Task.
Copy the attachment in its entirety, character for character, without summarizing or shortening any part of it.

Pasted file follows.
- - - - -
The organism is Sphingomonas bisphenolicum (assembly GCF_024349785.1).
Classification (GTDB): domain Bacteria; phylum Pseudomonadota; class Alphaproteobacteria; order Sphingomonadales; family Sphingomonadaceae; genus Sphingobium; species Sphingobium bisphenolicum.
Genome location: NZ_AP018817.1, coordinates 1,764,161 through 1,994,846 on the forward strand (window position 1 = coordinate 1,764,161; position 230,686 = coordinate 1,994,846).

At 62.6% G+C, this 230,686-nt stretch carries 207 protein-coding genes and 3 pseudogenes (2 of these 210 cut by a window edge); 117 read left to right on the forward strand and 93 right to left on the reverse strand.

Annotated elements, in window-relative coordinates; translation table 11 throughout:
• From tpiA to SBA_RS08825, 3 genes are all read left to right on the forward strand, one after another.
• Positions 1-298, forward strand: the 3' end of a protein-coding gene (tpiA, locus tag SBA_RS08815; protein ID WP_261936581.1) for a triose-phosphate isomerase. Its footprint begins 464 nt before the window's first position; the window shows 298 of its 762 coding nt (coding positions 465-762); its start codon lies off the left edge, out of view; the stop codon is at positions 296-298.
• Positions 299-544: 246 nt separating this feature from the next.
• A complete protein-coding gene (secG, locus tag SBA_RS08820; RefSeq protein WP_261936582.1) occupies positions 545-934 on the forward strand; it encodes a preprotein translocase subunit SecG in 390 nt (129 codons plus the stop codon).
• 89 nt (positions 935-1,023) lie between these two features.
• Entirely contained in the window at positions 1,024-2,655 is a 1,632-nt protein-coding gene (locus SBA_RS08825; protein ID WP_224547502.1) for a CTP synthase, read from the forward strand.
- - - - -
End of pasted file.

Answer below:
The organism is Sphingomonas bisphenolicum (assembly GCF_024349785.1).
Classification (GTDB): domain Bacteria; phylum Pseudomonadota; class Alphaproteobacteria; order Sphingomonadales; family Sphingomonadaceae; genus Sphingobium; species Sphingobium bisphenolicum.
Genome location: NZ_AP018817.1, coordinates 1,764,161 through 1,994,846 on the forward strand (window position 1 = coordinate 1,764,161; position 230,686 = coordinate 1,994,846).

At 62.6% G+C, this 230,686-nt stretch carries 207 protein-coding genes and 3 pseudogenes (2 of these 210 cut by a window edge); 117 read left to right on the forward strand and 93 right to left on the reverse strand.

Annotated elements, in window-relative coordinates; translation table 11 throughout:
• From tpiA to SBA_RS08825, 3 genes are all read left to right on the forward strand, one after another.
• Positions 1-298, forward strand: the 3' end of a protein-coding gene (tpiA, locus tag SBA_RS08815; protein ID WP_261936581.1) for a triose-phosphate isomerase. Its footprint begins 464 nt before the window's first position; the window shows 298 of its 762 coding nt (coding positions 465-762); its start codon lies off the left edge, out of view; the stop codon is at positions 296-298.
• Positions 299-544: 246 nt separating this feature from the next.
• A complete protein-coding gene (secG, locus tag SBA_RS08820; RefSeq protein WP_261936582.1) occupies positions 545-934 on the forward strand; it encodes a preprotein translocase subunit SecG in 390 nt (129 codons plus the stop codon).
• 89 nt (positions 935-1,023) lie between these two features.
• Entirely contained in the window at positions 1,024-2,655 is a 1,632-nt protein-coding gene (locus SBA_RS08825; protein ID WP_224547502.1) for a CTP synthase, read from the forward strand.